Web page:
Blessed are the curious for they shall have adventures!
Two months away from the mountain felt like forever. Lately, Ace and I had been caught up with something that kept us off the trail. My outdoor soul itched for verdure. My legs ached and longed for the muscle pain I get from trekking.
So when The Bisaya Traveler invited me to join them on a weekend excursion, I gave him a fast yes. My good friend Niña was very happy to join us, too. Ace, however, wasn’t able to join us for some reasons.
Niña and I thought we would only go trekking on that day. Imagine our excited faces when we learned we were actually going spelunking.
After meeting sir Aldrich and some of his crew at the South Bus Terminal, we took a bus to Toledo City and dropped off at a pink church in Poog. There we met the rest of the girls that completed our group. As soon as everybody was ready, we hailed a motorcycle to Bunga, Toledo to meet our mirthful guides. We also had our names logged at the barangay hall since we were the first non-locals to explore the caves in the area. Our hike commenced after a short prayer led by Tatay Raul.
Our day was not too strenuous like what I expected because we were accompanied by high-spirited individuals who knew just how to entertain weary souls. Their funny jokes and life stories made the trek light and fun. Without knowing, we already arrived at the mouth of the cave.
They said the cave is named Lapos-Lapos Cave. In our dialect, lapos means to pass right through or to penetrate. As the name suggested, there was a big hole where the sunlight comes in at the end of the first cavern. And we had to pass right through that same hole in order to explore the third and second caverns. The three caverns were awesomely large.
However, I had few sad sentiments about the place. The place was vandalized. There were writings on the wall. The stalactites and stalagmites were dead. There were holes in the ground which were evidently man-made. Our guides mentioned about some artisanal mining done inside it. Considering Toledo’s abundance of land minerals, it wasn’t surprising for people to take advantage of digging around hoping to find some. In fact, small scale mines are pretty common in the area. Although we were the first non-locals to explore the cave, we noticed that it had been frequented by local kids and or residents.
As we made our way to the last chamber, our guide led us to a small hole enough to fit our bodies. Niña and I thought about staying behind but the guides urged us to get in. A wide opening with the sight of the blue sky welcomed us after surpassing that hole. But our companions were not there. We heard their laughter and giggles above a cliff. We got curious about what was up there so we worked our arduous way to them.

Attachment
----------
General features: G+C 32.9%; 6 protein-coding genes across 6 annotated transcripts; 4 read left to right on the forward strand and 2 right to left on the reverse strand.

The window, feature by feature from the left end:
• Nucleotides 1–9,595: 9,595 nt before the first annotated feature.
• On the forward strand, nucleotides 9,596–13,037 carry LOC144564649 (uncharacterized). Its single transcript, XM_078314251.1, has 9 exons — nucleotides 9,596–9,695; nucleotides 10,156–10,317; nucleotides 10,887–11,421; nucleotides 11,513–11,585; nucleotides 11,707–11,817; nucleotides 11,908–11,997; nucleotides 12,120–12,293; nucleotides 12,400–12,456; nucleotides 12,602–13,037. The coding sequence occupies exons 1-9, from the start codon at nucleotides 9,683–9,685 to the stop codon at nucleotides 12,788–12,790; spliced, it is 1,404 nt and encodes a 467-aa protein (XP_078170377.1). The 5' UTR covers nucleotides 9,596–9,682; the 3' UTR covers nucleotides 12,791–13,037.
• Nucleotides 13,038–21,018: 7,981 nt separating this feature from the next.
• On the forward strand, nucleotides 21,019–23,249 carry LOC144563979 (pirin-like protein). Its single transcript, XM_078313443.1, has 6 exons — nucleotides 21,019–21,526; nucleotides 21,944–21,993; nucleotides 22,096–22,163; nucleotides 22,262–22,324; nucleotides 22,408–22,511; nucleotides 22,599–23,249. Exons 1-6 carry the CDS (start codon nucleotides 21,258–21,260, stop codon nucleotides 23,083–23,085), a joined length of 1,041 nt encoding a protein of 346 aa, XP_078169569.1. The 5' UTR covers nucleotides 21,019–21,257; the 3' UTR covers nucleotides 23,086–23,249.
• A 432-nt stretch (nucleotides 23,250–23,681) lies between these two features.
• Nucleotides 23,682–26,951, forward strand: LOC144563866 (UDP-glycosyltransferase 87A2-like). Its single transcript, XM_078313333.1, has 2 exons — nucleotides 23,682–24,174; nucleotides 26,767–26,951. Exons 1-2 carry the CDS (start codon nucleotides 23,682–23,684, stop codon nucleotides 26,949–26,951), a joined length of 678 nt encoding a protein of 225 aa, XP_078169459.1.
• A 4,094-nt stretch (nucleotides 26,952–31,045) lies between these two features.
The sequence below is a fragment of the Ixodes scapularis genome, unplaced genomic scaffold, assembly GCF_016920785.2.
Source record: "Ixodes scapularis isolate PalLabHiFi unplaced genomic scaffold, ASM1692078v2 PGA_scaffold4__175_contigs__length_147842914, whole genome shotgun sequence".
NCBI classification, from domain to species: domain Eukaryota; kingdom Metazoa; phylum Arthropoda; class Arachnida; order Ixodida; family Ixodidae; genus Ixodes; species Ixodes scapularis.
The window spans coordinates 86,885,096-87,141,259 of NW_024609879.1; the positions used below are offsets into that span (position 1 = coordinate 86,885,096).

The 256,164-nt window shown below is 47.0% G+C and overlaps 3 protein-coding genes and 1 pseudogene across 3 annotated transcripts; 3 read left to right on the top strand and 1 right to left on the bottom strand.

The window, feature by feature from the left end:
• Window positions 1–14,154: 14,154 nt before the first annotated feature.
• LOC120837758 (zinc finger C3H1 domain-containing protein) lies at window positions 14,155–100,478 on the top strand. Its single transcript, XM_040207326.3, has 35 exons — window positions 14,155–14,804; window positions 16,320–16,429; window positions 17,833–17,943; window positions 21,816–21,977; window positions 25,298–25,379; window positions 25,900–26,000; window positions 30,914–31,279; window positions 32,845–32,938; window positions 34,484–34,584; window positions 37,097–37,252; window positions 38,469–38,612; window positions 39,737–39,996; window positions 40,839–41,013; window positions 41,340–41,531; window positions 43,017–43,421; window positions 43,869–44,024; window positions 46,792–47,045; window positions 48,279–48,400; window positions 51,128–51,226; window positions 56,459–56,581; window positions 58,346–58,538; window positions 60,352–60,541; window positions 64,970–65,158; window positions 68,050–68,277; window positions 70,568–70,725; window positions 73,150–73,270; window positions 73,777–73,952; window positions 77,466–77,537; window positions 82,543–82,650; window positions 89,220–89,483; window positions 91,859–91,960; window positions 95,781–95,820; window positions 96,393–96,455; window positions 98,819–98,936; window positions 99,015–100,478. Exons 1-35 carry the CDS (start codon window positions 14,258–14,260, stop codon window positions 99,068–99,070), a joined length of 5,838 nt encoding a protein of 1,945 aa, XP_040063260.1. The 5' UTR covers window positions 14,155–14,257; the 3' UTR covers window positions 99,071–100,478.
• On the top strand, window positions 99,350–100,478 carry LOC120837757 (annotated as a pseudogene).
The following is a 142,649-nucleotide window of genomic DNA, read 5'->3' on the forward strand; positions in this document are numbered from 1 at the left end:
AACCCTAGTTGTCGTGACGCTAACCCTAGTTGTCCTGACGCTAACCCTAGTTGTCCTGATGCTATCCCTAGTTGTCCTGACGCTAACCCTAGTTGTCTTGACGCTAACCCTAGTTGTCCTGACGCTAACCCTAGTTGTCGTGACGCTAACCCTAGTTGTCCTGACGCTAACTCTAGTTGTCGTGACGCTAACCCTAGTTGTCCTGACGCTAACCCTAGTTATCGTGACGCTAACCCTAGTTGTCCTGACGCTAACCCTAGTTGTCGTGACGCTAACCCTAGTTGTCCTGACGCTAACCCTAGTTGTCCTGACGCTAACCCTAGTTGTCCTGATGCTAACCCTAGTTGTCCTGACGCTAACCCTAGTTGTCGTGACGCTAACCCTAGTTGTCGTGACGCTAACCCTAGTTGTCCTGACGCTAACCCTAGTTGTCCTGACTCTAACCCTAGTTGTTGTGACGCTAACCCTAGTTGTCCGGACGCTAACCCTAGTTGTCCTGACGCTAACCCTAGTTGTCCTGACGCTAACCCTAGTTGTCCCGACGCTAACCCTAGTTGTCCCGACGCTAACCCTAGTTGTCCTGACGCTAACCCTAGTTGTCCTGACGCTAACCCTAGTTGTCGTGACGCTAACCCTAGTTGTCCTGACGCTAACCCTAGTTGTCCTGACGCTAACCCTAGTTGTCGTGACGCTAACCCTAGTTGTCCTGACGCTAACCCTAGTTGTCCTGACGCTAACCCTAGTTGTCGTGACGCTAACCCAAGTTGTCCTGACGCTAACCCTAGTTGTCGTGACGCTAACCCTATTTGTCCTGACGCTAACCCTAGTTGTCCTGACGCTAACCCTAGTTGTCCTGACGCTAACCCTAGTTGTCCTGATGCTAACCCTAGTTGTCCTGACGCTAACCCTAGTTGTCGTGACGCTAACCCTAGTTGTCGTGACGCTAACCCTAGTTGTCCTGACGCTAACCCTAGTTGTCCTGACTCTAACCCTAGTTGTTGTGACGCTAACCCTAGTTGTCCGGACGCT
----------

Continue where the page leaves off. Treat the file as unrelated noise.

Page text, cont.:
Lo and behold! The wonderful panorama of Pinamungahan and the island of Negros. The stunning vista left me speechless and made my heart jump for joy.
As I sat on a tree branch, I was once again reminded why I prefer the mountains than the ocean. I love the feeling up there looking at the world below me. I feel so big and bold.
Just when we thought we had enough surprises on that day.
Another wonderful experience actually awaited. Stay tuned for that awesome surprise on my later story.
Standing at a modest 1,013 meters above sea level, Osmeña Peak is known to be Cebu’s highest point. Everybody is familiar with it because of the wonderful view of Mantalongon mountain range from the top and its easy accessibility to the public.
But last year, another peak that offers a stunning vista of the other side of Mantalongon highland range made a fuss on the web igniting the curiosity of every adventure junky. The mountains around this peak resemble that of the famous Chocolate Hills of Bohol with their perfect muffin-like hills. But the fuss was not only because of that beautiful view but the name of the peak itself. I’m talking about Casino Peak now called Lugsangan Peak.
When the said peak started making a break, it went by the name Casino. Everybody became curious about it. What’s with the name? Is gambling going on there? Outdoor enthusiasts flak the place not only for the view but to discover the story behind that infamous name.
Ace and I were not exempted with that curiosity. We were also excited and we even made several plans to check it out. Unfortunately, we were not able to realize any of those together. His schedule didn’t meet with mine so he was unable to come with me when I visited the place with the Team Bang.
The Team Bang’s plan to trek Osmeña Peak and traverse to Kawasan Falls made my plan to visit Casino Peak possible. Few hours before the trip, I experienced a personal problem and I had to pull off my plan. I felt frustrated as I counted the remaining hours of our supposed departure. I was arguing with my subconscious whether to pursue the plan or stay home instead.
And yes! My will to taste an adventure won over. An hour before the agreed meet-up time, I found myself riding a cab heading to the terminal with my friend Abby. My friends Louise, Daisy, and Charlotte also tagged along. Oh, I forgot to mention, on that same day the other year (2016) we visited O’peak, so it was sort of an anniversary climb for us.